Captain America just wants to travel across America and right the small injustices that he has often missed. A simple wish, a noble one. And one the brand new Swordsman has no intention of letting Cap achieve without a fight.
Mark Waid took a moment from learning blacksmithing to tell us about the new villain, give credit to his collaborator Chris Samnee, and continue to promote the rehabilitation of Steve Rogers.
Marvel.com: To start from a broad perspective, as a writer what about creating a new Swordsman appealed to you? What kind of challenges did the character present in terms of being revamped and reintroduced?
Mark Waid: To be honest, it was Chris Samnee’s suggestion. The challenge was to introduce and motivate him quickly to make room for a dynamic sword vs. shield battle!
Marvel.com: As much as you can, without spoiling things, what does this new Swordsman have in common and how does he differ from his predecessors who used that name?
Mark Waid: He looks very much the same—I wouldn’t be surprised if there were some relation to the original Swordsman—but this one’s different in that he’s basically an extortionist. That, and he may or may not be being played by someone else.
Marvel.com: As an antagonist, how does he fit in with the overall theme of this opening arc of Steve reconnecting with himself and rediscovering Captain America?
Mark Waid: Cap has to fight Swordsman to save an entire small town from destruction. As is the ongoing theme of this book, this is about Steve Rogers connecting with and saving ordinary people in the heartland, the kinds of people he doesn’t often encounter in New York or Washington.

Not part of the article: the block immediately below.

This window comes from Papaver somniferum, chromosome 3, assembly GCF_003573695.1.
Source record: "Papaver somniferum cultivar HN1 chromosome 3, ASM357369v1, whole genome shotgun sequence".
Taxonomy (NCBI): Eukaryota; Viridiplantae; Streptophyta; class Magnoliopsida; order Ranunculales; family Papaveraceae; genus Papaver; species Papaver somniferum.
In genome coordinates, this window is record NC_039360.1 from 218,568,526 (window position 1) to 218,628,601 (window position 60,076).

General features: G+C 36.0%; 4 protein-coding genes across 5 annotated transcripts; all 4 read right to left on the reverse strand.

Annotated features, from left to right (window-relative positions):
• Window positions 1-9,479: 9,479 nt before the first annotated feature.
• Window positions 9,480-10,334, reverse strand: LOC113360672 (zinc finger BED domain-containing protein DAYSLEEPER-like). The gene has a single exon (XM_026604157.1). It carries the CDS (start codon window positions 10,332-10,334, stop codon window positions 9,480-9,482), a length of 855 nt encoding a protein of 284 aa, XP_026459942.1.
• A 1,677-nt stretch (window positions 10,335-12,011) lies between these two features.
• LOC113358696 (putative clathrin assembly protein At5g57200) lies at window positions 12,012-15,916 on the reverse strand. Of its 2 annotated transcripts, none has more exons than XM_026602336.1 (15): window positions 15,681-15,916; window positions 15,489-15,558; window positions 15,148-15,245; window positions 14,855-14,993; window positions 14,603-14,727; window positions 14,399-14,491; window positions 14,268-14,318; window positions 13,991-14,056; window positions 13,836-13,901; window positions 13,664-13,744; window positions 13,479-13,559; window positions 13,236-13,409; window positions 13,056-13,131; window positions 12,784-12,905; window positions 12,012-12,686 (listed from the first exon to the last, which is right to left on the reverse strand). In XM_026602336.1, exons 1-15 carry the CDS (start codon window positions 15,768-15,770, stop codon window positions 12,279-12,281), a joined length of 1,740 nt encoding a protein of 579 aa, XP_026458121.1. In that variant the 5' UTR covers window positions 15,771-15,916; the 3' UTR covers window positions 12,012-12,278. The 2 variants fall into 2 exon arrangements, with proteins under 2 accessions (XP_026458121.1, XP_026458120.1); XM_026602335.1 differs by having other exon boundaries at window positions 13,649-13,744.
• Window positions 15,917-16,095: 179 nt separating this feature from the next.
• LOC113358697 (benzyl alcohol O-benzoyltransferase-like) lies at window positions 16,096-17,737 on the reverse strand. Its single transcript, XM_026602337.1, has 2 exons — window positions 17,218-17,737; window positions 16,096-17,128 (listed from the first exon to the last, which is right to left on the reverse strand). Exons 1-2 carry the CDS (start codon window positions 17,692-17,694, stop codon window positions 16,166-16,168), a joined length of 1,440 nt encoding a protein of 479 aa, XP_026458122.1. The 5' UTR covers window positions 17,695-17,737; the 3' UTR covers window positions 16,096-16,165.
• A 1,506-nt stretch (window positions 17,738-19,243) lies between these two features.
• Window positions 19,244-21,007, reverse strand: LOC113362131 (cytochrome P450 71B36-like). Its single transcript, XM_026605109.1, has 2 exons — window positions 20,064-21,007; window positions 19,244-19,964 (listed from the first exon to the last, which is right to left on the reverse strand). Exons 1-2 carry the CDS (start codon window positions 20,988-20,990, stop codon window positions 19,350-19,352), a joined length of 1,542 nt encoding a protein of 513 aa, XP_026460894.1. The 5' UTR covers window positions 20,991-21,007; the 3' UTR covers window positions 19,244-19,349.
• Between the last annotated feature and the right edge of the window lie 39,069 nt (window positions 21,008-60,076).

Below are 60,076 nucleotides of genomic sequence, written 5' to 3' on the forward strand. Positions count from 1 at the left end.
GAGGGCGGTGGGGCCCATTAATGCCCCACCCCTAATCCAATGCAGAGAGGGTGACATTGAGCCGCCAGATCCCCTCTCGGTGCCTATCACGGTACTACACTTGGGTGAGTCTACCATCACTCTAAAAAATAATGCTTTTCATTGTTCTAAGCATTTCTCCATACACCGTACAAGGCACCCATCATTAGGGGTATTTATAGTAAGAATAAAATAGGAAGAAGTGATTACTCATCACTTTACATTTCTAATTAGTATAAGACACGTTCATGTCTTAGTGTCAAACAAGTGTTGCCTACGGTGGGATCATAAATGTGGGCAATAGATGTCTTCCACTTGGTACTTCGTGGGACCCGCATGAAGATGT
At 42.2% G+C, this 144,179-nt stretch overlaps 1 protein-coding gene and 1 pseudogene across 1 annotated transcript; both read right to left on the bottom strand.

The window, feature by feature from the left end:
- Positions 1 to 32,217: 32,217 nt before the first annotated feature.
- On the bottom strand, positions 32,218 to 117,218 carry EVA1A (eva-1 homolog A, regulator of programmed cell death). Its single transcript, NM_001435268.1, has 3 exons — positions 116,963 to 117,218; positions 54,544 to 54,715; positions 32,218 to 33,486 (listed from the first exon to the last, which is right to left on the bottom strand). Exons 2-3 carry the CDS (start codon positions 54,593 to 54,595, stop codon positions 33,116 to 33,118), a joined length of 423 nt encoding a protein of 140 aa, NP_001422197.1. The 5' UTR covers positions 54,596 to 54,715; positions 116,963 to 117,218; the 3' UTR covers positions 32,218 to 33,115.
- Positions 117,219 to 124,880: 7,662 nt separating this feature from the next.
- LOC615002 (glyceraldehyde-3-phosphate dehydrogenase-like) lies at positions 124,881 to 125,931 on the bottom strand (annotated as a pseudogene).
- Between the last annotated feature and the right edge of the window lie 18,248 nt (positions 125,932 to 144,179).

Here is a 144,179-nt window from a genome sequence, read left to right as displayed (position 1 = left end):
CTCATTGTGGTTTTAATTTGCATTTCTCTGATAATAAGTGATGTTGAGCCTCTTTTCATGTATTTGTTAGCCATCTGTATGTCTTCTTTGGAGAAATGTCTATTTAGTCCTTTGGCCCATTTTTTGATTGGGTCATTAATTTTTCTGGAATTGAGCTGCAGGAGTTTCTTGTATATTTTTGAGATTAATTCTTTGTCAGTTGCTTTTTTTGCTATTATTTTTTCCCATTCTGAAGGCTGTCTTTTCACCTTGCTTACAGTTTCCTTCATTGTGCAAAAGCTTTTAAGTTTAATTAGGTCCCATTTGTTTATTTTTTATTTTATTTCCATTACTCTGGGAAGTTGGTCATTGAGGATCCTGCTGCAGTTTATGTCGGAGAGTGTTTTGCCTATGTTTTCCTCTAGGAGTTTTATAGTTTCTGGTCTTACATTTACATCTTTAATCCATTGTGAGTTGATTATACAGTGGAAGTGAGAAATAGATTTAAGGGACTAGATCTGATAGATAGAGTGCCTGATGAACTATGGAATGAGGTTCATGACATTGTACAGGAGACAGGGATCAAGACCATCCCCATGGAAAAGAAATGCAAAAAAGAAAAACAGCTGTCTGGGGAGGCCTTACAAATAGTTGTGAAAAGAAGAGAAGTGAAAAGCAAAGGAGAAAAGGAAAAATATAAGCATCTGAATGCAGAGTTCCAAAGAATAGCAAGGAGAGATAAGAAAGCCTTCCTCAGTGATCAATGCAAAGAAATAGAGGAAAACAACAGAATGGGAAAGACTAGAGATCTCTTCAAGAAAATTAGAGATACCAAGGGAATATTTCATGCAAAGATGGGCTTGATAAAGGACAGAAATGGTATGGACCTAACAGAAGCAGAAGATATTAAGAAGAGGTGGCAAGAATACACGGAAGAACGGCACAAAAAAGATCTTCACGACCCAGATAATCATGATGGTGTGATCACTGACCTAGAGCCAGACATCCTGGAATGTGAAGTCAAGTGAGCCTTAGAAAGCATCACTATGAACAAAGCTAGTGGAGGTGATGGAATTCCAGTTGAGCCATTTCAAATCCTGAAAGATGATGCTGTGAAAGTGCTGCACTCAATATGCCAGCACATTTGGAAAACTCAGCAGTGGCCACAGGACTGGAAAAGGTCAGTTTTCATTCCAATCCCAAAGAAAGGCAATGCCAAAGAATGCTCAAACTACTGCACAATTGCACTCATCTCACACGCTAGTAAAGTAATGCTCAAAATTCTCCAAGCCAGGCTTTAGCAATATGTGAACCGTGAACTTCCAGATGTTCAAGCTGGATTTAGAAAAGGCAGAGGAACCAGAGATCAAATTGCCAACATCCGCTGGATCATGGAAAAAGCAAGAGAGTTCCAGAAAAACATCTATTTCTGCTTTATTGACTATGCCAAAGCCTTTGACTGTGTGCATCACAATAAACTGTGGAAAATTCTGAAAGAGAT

Marvel.com: Given your history, it is clear you and Chris Samnee make an excellent team. On creating the new Swordsman, how did that collaboration work? How much did Chris help you determine things like the character’s personality, motives, and such, and how did you help him to craft the character’s look?
Mark Waid: Straight up, this is 90% Chris. I’m terrible at design, so I always leave that to my collaborators—but giving the Swordsman a unique voice was my challenge to face.
Marvel.com: To stay with art for a moment, Matthew Wilson’s coloring, in collaboration with Chris’s art, favors something sunnier and more open than with previous team ups for Daredevil and Black Widow. How does that help you to realize the themes of the arc? How does it inspire your conception of the action, set pieces, and so on of each issue?
Mark Waid: Cap doesn’t live in a dark, foreboding world–or if he runs across it, he provides a light. That’s it in a nutshell.
Marvel.com: What makes this issue a great point to jump on to the book?
Mark Waid: It’s a clean done-in-one story that hits home the ideals for which Captain America stands and what his physical limits are. If you like Steve Rogers on the screen, you’ll love him on the printed page.